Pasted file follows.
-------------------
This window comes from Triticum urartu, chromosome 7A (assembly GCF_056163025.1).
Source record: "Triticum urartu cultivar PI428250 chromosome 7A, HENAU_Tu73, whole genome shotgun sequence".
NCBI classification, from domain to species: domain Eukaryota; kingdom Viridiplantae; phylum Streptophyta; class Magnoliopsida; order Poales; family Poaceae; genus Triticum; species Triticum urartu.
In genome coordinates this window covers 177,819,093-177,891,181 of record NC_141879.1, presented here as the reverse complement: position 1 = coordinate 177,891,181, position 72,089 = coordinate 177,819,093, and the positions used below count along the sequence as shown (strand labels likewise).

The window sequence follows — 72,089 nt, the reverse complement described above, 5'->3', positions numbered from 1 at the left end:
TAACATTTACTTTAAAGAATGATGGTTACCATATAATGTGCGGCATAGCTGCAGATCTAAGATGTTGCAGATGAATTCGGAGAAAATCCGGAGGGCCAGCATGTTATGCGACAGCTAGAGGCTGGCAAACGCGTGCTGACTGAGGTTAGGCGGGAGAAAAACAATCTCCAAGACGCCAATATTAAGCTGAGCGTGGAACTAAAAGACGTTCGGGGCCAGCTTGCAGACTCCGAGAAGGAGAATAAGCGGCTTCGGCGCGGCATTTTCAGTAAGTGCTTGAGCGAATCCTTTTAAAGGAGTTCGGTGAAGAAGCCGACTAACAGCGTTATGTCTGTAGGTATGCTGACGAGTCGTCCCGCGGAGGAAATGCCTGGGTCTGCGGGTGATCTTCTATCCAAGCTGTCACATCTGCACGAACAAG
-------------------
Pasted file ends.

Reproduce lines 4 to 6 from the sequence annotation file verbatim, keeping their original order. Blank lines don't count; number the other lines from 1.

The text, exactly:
In genome coordinates this window covers 177,819,093-177,891,181 of record NC_141879.1, presented here as the reverse complement: position 1 = coordinate 177,891,181, position 72,089 = coordinate 177,819,093, and the positions used below count along the sequence as shown (strand labels likewise).

The window sequence follows — 72,089 nt, the reverse complement described above, 5'->3', positions numbered from 1 at the left end:
TAACATTTACTTTAAAGAATGATGGTTACCATATAATGTGCGGCATAGCTGCAGATCTAAGATGTTGCAGATGAATTCGGAGAAAATCCGGAGGGCCAGCATGTTATGCGACAGCTAGAGGCTGGCAAACGCGTGCTGACTGAGGTTAGGCGGGAGAAAAACAATCTCCAAGACGCCAATATTAAGCTGAGCGTGGAACTAAAAGACGTTCGGGGCCAGCTTGCAGACTCCGAGAAGGAGAATAAGCGGCTTCGGCGCGGCATTTTCAGTAAGTGCTTGAGCGAATCCTTTTAAAGGAGTTCGGTGAAGAAGCCGACTAACAGCGTTATGTCTGTAGGTATGCTGACGAGTCGTCCCGCGGAGGAAATGCCTGGGTCTGCGGGTGATCTTCTATCCAAGCTGTCACATCTGCACGAACAAG